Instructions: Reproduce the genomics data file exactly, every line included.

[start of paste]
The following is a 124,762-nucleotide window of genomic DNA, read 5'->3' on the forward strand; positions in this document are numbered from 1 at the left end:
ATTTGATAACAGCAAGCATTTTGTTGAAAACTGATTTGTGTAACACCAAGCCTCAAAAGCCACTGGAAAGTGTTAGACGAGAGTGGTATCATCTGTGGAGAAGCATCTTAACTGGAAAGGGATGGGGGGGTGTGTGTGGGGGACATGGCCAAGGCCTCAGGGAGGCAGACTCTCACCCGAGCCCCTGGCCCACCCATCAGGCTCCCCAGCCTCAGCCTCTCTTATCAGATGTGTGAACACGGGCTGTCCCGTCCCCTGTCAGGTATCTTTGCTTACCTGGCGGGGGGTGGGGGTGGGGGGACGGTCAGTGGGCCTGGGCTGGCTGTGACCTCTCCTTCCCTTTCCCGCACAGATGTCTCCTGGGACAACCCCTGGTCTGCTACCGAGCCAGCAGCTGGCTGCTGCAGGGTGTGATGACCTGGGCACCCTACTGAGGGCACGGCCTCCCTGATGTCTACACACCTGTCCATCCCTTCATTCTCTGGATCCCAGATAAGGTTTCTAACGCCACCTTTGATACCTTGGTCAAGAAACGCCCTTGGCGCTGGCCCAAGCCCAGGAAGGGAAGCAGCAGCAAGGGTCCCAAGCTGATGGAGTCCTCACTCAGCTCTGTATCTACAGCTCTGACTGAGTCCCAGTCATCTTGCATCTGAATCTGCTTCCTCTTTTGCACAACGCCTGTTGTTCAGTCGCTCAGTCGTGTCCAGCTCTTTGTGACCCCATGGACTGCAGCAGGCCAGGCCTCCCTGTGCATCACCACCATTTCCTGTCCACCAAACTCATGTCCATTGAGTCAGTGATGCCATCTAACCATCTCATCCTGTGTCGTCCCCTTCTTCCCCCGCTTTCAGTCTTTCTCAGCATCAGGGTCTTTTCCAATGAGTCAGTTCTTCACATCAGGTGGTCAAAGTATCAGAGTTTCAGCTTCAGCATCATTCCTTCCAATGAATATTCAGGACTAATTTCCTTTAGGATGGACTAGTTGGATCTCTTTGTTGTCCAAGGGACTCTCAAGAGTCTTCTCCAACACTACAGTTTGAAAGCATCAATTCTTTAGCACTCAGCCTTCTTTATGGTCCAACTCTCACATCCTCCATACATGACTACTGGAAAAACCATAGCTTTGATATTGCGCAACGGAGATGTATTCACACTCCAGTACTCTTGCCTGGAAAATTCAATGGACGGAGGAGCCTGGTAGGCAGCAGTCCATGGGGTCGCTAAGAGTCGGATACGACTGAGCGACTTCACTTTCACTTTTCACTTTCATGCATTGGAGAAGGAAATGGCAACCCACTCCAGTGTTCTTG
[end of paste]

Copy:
The following is a 124,762-nucleotide window of genomic DNA, read 5'->3' on the forward strand; positions in this document are numbered from 1 at the left end:
ATTTGATAACAGCAAGCATTTTGTTGAAAACTGATTTGTGTAACACCAAGCCTCAAAAGCCACTGGAAAGTGTTAGACGAGAGTGGTATCATCTGTGGAGAAGCATCTTAACTGGAAAGGGATGGGGGGGTGTGTGTGGGGGACATGGCCAAGGCCTCAGGGAGGCAGACTCTCACCCGAGCCCCTGGCCCACCCATCAGGCTCCCCAGCCTCAGCCTCTCTTATCAGATGTGTGAACACGGGCTGTCCCGTCCCCTGTCAGGTATCTTTGCTTACCTGGCGGGGGGTGGGGGTGGGGGGACGGTCAGTGGGCCTGGGCTGGCTGTGACCTCTCCTTCCCTTTCCCGCACAGATGTCTCCTGGGACAACCCCTGGTCTGCTACCGAGCCAGCAGCTGGCTGCTGCAGGGTGTGATGACCTGGGCACCCTACTGAGGGCACGGCCTCCCTGATGTCTACACACCTGTCCATCCCTTCATTCTCTGGATCCCAGATAAGGTTTCTAACGCCACCTTTGATACCTTGGTCAAGAAACGCCCTTGGCGCTGGCCCAAGCCCAGGAAGGGAAGCAGCAGCAAGGGTCCCAAGCTGATGGAGTCCTCACTCAGCTCTGTATCTACAGCTCTGACTGAGTCCCAGTCATCTTGCATCTGAATCTGCTTCCTCTTTTGCACAACGCCTGTTGTTCAGTCGCTCAGTCGTGTCCAGCTCTTTGTGACCCCATGGACTGCAGCAGGCCAGGCCTCCCTGTGCATCACCACCATTTCCTGTCCACCAAACTCATGTCCATTGAGTCAGTGATGCCATCTAACCATCTCATCCTGTGTCGTCCCCTTCTTCCCCCGCTTTCAGTCTTTCTCAGCATCAGGGTCTTTTCCAATGAGTCAGTTCTTCACATCAGGTGGTCAAAGTATCAGAGTTTCAGCTTCAGCATCATTCCTTCCAATGAATATTCAGGACTAATTTCCTTTAGGATGGACTAGTTGGATCTCTTTGTTGTCCAAGGGACTCTCAAGAGTCTTCTCCAACACTACAGTTTGAAAGCATCAATTCTTTAGCACTCAGCCTTCTTTATGGTCCAACTCTCACATCCTCCATACATGACTACTGGAAAAACCATAGCTTTGATATTGCGCAACGGAGATGTATTCACACTCCAGTACTCTTGCCTGGAAAATTCAATGGACGGAGGAGCCTGGTAGGCAGCAGTCCATGGGGTCGCTAAGAGTCGGATACGACTGAGCGACTTCACTTTCACTTTTCACTTTCATGCATTGGAGAAGGAAATGGCAACCCACTCCAGTGTTCTTG